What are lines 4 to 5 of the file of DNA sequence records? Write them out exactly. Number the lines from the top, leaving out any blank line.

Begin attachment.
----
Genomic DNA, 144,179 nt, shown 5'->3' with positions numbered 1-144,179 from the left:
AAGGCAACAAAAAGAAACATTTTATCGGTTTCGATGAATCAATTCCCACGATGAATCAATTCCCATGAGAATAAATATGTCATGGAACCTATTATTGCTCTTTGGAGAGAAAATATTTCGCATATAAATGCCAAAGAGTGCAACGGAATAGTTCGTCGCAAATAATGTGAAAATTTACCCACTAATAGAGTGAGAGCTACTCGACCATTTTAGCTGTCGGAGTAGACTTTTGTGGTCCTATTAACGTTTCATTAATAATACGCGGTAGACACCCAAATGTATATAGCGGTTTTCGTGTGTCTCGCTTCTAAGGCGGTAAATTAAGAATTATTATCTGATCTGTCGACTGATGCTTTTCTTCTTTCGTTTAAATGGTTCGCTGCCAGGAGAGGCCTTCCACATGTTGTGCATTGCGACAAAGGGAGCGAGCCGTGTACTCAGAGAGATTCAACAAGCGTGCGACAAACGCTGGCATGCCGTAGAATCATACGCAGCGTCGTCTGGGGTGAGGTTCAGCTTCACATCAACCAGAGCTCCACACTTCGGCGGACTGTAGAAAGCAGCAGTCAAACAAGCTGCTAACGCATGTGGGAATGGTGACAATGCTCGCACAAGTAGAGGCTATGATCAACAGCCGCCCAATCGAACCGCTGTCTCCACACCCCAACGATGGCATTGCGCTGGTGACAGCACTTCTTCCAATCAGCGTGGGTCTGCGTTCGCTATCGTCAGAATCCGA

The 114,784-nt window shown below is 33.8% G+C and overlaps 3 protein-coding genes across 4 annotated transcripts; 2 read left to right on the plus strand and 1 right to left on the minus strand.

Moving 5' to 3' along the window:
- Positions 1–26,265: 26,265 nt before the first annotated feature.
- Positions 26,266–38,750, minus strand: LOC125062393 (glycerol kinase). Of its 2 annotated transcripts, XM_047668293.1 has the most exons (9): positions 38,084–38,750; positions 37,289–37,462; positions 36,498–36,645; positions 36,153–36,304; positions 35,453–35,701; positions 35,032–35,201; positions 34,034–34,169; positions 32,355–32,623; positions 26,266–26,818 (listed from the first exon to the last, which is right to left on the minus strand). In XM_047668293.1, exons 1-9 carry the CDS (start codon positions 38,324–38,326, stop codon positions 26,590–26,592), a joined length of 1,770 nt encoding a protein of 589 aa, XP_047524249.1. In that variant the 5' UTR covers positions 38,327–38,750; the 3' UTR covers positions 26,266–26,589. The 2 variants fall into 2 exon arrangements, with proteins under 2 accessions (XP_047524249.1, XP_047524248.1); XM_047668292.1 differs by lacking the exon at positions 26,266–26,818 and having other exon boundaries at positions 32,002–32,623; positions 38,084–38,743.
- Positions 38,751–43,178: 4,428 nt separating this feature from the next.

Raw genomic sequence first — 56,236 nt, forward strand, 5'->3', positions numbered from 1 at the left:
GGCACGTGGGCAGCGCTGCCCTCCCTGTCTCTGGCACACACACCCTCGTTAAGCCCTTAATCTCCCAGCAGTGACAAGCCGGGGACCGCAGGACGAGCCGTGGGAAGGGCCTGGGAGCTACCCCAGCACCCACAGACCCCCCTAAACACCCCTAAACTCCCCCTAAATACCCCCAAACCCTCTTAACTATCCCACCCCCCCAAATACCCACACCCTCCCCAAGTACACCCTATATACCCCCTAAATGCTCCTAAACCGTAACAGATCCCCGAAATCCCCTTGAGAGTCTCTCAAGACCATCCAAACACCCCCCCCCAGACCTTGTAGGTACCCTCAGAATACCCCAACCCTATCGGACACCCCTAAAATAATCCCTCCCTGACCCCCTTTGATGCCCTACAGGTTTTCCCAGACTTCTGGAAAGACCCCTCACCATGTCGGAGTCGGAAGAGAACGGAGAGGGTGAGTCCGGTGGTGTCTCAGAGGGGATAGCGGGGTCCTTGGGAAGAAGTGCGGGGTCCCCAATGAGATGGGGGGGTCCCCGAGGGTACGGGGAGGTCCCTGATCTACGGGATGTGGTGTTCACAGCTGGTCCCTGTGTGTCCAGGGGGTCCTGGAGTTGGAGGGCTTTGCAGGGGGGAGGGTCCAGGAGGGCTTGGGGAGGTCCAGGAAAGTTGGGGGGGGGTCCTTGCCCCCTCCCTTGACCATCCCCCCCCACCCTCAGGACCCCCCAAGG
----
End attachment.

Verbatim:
Moving 5' to 3' along the window:
- Positions 1–26,265: 26,265 nt before the first annotated feature.